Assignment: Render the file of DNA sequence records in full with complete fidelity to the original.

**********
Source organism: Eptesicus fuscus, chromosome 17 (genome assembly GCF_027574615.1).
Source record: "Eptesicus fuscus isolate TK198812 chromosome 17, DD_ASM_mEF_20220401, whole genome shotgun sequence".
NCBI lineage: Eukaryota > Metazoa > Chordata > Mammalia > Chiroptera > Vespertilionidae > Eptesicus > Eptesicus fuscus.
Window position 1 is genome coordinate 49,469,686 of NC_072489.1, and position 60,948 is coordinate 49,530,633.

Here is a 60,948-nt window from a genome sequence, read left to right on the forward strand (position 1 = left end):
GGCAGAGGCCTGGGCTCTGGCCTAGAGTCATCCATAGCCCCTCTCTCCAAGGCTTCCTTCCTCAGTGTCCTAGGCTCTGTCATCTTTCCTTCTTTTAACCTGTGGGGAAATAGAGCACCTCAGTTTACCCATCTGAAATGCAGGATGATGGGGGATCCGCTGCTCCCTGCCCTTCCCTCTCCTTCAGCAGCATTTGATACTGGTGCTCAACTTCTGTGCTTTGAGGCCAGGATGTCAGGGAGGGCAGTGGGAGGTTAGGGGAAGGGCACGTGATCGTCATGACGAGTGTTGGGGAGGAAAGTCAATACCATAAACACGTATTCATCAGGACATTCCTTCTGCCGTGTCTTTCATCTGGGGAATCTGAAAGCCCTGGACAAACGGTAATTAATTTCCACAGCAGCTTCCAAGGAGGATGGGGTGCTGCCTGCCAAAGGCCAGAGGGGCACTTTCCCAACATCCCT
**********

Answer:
Source organism: Eptesicus fuscus, chromosome 17 (genome assembly GCF_027574615.1).
Source record: "Eptesicus fuscus isolate TK198812 chromosome 17, DD_ASM_mEF_20220401, whole genome shotgun sequence".
NCBI lineage: Eukaryota > Metazoa > Chordata > Mammalia > Chiroptera > Vespertilionidae > Eptesicus > Eptesicus fuscus.
Window position 1 is genome coordinate 49,469,686 of NC_072489.1, and position 60,948 is coordinate 49,530,633.

Here is a 60,948-nt window from a genome sequence, read left to right on the forward strand (position 1 = left end):
GGCAGAGGCCTGGGCTCTGGCCTAGAGTCATCCATAGCCCCTCTCTCCAAGGCTTCCTTCCTCAGTGTCCTAGGCTCTGTCATCTTTCCTTCTTTTAACCTGTGGGGAAATAGAGCACCTCAGTTTACCCATCTGAAATGCAGGATGATGGGGGATCCGCTGCTCCCTGCCCTTCCCTCTCCTTCAGCAGCATTTGATACTGGTGCTCAACTTCTGTGCTTTGAGGCCAGGATGTCAGGGAGGGCAGTGGGAGGTTAGGGGAAGGGCACGTGATCGTCATGACGAGTGTTGGGGAGGAAAGTCAATACCATAAACACGTATTCATCAGGACATTCCTTCTGCCGTGTCTTTCATCTGGGGAATCTGAAAGCCCTGGACAAACGGTAATTAATTTCCACAGCAGCTTCCAAGGAGGATGGGGTGCTGCCTGCCAAAGGCCAGAGGGGCACTTTCCCAACATCCCT